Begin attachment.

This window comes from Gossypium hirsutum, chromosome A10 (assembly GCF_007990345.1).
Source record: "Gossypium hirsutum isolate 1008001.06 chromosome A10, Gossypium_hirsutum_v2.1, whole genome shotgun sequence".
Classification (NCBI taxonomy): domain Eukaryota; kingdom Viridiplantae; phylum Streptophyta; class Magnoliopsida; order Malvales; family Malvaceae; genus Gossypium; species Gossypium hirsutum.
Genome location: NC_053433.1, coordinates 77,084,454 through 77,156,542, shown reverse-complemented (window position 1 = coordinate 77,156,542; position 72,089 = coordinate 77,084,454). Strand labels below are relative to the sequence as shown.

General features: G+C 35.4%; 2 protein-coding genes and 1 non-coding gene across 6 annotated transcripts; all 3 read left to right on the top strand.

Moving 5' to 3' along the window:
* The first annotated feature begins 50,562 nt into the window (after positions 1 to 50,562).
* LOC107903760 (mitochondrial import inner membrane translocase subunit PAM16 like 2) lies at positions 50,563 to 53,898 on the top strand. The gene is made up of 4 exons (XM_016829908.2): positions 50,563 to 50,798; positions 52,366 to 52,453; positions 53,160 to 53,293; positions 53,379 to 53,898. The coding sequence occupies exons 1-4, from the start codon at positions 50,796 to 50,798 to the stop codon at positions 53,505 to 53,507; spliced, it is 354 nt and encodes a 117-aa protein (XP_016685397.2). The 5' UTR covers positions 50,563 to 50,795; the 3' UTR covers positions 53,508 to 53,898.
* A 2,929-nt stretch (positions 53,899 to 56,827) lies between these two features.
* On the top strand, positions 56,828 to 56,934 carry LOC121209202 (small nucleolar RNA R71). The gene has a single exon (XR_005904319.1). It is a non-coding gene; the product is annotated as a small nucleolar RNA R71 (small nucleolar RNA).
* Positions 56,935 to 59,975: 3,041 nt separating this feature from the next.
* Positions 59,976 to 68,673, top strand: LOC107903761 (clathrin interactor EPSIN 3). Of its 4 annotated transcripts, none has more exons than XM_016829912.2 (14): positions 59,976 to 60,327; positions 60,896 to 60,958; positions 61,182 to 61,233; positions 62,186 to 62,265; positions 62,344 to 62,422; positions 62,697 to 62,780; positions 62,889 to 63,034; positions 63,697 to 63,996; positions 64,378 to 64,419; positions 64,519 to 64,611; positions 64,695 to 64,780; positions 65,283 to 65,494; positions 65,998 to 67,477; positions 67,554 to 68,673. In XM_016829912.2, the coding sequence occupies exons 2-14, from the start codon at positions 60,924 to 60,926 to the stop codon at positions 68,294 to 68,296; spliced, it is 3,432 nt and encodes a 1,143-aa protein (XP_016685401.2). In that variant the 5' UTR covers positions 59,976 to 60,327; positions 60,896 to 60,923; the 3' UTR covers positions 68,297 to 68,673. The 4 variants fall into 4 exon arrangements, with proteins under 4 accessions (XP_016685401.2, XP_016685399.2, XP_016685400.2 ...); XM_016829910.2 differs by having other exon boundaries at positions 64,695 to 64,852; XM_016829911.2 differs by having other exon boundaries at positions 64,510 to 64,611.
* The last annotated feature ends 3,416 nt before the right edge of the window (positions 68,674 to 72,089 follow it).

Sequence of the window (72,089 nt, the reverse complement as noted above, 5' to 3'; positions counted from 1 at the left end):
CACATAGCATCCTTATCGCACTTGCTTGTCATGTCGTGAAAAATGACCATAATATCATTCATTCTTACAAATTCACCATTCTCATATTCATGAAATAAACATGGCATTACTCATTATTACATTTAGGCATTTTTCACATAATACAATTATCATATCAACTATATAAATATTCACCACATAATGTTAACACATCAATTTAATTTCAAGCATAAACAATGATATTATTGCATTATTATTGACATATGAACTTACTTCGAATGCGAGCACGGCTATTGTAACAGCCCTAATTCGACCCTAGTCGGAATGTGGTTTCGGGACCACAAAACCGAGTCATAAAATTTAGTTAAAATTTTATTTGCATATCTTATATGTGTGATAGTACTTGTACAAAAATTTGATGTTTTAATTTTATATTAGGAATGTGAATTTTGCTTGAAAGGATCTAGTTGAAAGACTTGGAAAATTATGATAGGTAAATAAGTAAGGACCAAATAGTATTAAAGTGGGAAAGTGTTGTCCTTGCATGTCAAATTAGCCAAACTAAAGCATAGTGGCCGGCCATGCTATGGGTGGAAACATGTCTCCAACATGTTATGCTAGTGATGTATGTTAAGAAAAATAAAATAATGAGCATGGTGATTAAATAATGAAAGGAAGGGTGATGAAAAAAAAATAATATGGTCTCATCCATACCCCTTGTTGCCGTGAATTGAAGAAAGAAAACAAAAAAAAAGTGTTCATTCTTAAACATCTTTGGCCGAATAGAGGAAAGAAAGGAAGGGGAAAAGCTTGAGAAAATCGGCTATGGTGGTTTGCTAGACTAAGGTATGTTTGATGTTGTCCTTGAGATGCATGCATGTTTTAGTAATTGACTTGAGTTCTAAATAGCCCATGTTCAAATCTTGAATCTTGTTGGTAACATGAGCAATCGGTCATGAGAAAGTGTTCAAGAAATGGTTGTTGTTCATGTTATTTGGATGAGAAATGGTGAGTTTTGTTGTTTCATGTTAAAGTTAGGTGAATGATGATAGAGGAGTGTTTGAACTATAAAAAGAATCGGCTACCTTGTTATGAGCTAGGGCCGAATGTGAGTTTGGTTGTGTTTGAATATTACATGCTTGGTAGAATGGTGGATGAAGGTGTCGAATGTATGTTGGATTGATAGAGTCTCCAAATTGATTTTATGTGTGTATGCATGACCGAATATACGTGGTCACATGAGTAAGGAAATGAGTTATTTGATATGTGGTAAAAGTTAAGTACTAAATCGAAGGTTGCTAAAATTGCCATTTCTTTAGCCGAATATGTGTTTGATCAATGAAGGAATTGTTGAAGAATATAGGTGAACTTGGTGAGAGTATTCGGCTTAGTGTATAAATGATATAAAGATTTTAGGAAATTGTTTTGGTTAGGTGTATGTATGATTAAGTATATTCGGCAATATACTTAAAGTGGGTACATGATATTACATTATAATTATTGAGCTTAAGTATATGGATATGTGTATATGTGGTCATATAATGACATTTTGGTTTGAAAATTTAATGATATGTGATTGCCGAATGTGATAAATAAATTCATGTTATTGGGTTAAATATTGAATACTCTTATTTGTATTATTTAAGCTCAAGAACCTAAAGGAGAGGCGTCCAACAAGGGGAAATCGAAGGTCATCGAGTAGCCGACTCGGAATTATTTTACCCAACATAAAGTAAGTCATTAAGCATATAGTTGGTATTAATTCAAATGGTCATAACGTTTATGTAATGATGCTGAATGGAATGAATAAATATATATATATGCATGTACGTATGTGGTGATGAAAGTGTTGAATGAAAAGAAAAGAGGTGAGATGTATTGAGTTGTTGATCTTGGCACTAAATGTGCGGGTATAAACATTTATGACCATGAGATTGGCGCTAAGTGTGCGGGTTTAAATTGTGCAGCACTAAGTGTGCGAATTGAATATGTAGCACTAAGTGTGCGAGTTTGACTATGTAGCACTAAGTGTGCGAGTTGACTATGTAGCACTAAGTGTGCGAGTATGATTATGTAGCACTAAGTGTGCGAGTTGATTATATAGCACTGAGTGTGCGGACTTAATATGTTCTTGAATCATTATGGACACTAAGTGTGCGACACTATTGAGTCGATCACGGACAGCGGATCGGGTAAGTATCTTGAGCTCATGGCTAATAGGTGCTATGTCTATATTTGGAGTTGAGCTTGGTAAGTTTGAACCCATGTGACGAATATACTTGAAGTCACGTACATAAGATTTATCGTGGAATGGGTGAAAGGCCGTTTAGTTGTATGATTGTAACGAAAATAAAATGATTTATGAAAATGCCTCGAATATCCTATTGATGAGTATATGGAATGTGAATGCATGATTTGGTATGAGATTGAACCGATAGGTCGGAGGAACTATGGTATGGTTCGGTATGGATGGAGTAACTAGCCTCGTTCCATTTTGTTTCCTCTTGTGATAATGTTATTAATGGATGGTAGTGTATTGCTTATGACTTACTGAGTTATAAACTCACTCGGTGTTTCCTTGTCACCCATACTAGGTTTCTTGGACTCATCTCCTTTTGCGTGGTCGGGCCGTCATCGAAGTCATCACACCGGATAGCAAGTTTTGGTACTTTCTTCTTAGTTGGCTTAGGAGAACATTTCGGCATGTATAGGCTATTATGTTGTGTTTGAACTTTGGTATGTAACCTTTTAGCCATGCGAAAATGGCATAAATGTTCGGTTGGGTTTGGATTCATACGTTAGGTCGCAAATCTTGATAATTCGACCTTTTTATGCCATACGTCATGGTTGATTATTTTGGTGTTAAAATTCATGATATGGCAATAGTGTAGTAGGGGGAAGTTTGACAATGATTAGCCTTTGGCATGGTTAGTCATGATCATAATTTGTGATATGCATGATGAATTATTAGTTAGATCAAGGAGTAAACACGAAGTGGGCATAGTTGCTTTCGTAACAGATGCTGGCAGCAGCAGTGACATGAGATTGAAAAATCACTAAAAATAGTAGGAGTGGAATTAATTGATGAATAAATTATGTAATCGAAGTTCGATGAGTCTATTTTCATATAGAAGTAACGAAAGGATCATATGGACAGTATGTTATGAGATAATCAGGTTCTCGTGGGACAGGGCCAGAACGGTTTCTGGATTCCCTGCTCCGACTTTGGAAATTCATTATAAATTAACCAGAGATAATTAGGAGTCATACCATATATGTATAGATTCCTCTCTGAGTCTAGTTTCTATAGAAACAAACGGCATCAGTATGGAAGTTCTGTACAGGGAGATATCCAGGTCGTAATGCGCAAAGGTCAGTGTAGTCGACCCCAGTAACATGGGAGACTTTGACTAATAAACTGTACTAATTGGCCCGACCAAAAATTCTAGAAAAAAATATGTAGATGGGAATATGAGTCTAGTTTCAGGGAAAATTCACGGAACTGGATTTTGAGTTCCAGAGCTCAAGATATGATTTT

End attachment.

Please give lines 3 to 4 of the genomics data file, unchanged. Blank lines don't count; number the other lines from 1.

Classification (NCBI taxonomy): domain Eukaryota; kingdom Viridiplantae; phylum Streptophyta; class Magnoliopsida; order Malvales; family Malvaceae; genus Gossypium; species Gossypium hirsutum.
Genome location: NC_053433.1, coordinates 77,084,454 through 77,156,542, shown reverse-complemented (window position 1 = coordinate 77,156,542; position 72,089 = coordinate 77,084,454). Strand labels below are relative to the sequence as shown.